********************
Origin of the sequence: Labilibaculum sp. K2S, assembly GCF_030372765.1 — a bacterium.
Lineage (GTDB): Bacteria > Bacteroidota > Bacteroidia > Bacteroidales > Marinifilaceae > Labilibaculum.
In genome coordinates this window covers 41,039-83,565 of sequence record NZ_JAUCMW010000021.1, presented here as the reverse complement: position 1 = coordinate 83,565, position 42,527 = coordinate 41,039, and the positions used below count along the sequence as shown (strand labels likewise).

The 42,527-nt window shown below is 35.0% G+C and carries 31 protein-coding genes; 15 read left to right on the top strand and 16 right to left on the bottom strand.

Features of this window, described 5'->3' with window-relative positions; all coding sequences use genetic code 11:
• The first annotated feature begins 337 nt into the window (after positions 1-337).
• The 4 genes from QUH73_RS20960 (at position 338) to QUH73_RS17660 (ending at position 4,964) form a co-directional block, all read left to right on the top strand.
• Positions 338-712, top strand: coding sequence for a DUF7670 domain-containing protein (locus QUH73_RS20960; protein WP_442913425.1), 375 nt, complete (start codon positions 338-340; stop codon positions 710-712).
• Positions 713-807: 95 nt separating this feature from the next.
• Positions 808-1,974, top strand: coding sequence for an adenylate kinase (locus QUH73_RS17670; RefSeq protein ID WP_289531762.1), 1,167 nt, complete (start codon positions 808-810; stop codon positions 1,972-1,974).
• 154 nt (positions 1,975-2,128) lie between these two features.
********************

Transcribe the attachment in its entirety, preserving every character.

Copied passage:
Origin of the sequence: Labilibaculum sp. K2S, assembly GCF_030372765.1 — a bacterium.
Lineage (GTDB): Bacteria > Bacteroidota > Bacteroidia > Bacteroidales > Marinifilaceae > Labilibaculum.
In genome coordinates this window covers 41,039-83,565 of sequence record NZ_JAUCMW010000021.1, presented here as the reverse complement: position 1 = coordinate 83,565, position 42,527 = coordinate 41,039, and the positions used below count along the sequence as shown (strand labels likewise).

The 42,527-nt window shown below is 35.0% G+C and carries 31 protein-coding genes; 15 read left to right on the top strand and 16 right to left on the bottom strand.

Features of this window, described 5'->3' with window-relative positions; all coding sequences use genetic code 11:
• The first annotated feature begins 337 nt into the window (after positions 1-337).
• The 4 genes from QUH73_RS20960 (at position 338) to QUH73_RS17660 (ending at position 4,964) form a co-directional block, all read left to right on the top strand.
• Positions 338-712, top strand: coding sequence for a DUF7670 domain-containing protein (locus QUH73_RS20960; protein WP_442913425.1), 375 nt, complete (start codon positions 338-340; stop codon positions 710-712).
• Positions 713-807: 95 nt separating this feature from the next.
• Positions 808-1,974, top strand: coding sequence for an adenylate kinase (locus QUH73_RS17670; RefSeq protein ID WP_289531762.1), 1,167 nt, complete (start codon positions 808-810; stop codon positions 1,972-1,974).
• 154 nt (positions 1,975-2,128) lie between these two features.